life so strangely removed from civilizaOne morning when I was inspecting the tion, that we need all the dictates of huworks, the 400-carat stone to which I have manity and religion to prevent our conalready alluded was discovered, and great stantly forgetting “after whose image" was the curiosity and interest excited all these men are made. An English suthroughout Kimberley generally. But the perintendent conducts me through the esmining managers were supremely indiffer- tablishment, and by degrees the impresent : the find would merely help to bal- sion of noisy chaos is changed into an apance the average, and its direct influence preciation of the system and order mainon the gross receipts would be quite in- tained. In one corner are quarters reappreciable. Should there be any tem- served for the European warders ; elseporary surfeit of stones in England, the where is a large butchery, where good demand in America, and especially in the mutton is sold at 4d. and beef at 3d, a States, is steadily increasing, and there is pound. The superior tribes—that is to an encouraging prospect of a fresh field say, the most industrious, intelligent, refor sale in the vast and populous Chinese liable, and stalwart, such as the Zulus—are empire. On the other hand, the counter- flesh-eating, and habitually consume arguments must be conceded, that it is much as 11 lb. daily ; the inferior—as, quite within the bounds of possibility the for example, the Korannas and Bushmen demand for diamonds may simultaneously —subsist entirely on mealies and other diminish throughout the world ; and there vegetable diet. Here is a canteen on an exists the still more serious contingency of extensive and comprehensive scale, furthe discovery of fresh and extensive sur- nishing the natives with every article of face-washings, so inexpensive in working daily life they have learned to require by as to lessen materially the value of the association with Europeans, and with Kimberley mines with their costly ma- every description of grocery for which chinery.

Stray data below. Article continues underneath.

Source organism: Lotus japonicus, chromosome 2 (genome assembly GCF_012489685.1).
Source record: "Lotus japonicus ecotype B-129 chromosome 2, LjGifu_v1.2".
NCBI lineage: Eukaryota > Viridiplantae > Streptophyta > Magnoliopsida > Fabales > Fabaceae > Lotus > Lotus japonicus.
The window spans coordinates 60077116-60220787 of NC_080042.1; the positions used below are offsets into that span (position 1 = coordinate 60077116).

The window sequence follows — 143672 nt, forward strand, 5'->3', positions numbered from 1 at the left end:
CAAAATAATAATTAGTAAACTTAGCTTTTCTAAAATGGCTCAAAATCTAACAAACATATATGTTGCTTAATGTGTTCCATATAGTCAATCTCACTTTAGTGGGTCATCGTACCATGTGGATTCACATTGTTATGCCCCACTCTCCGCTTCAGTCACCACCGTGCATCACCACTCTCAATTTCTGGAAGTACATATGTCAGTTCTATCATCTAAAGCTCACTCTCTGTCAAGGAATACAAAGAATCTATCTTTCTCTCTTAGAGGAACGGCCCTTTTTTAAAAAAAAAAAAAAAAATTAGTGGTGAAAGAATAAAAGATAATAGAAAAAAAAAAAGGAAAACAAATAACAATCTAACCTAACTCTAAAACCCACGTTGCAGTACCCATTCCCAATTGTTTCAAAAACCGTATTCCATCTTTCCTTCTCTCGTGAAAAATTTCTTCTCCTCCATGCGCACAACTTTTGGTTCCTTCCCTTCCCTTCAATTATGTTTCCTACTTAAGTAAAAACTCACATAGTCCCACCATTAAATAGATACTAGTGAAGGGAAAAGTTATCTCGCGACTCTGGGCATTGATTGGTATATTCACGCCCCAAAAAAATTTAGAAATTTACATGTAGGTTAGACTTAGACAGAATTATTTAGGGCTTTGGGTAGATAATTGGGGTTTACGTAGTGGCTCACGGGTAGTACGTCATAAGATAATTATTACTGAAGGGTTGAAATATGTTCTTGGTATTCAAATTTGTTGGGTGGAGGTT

they have a fancy. Beer, spirits, or alWith some sensation of relief I turn cohol in any form whatsoever, are, bowfrom poring over these—shall I say stu- ever, rigidly excluded ; and although pid ?-stones, to the remarkable system Kaffirs are prone to excessive intemperof native labor organized for their collec- ance, and here have plenty of money at tion. I have already alluded to the ex- their disposal, they readily accept the retreme facilities for pilfering them ; and to striction-one more instance of the adcounteract this as effectually as possible, vantageous practicability of suddenly dea large native compound-an enclosure priving habitual inebriates of their poison. within the mining enclosure-has been The receipt of high wages powerfully deestablished, comprising an area of 1.} acre, velops the craze for gambling, as innate in surrounded by corrugated-iron sheeting, blacks as in whites. A group is collected about 10 feet high and very difficult to in a shady corner absorbed in a game of climb. Incessant watch and ward, iron childish simplicity with cards, which a portals, bolts and bars, are safeguards Kaffir deals with the neatness and rapidity against the escape of insiders ; and all of a professed prestidigitator. The stakes outsiders are subjected, like ourselves, to are 5d. per deal-as ruinously high as una scrutiny of our appearance and an ex- limited loo would be to Englishmen-and amination of our passes, ere admitted the winners clutch at their gains with a within the precincts of that anomaly - a frenzy quite at variance with the ideal imprison for free men. One working shift passiveness of the savage. Elsewhere, in is being actually employed in the mines; the open, cooks are preparing food in but the remainder, 1400 or 1500 in num- Jarge caldrons for their respective tribes. ber, constitute a strange collection of nu- A hasty inspection of some of the nauseous merous tribes, collected from every quar- seething messes conveys to me the im. ter of South Africa, which would engross pression that the chief constituents are the interest of an enthusiastic ethnologist. heads and entrails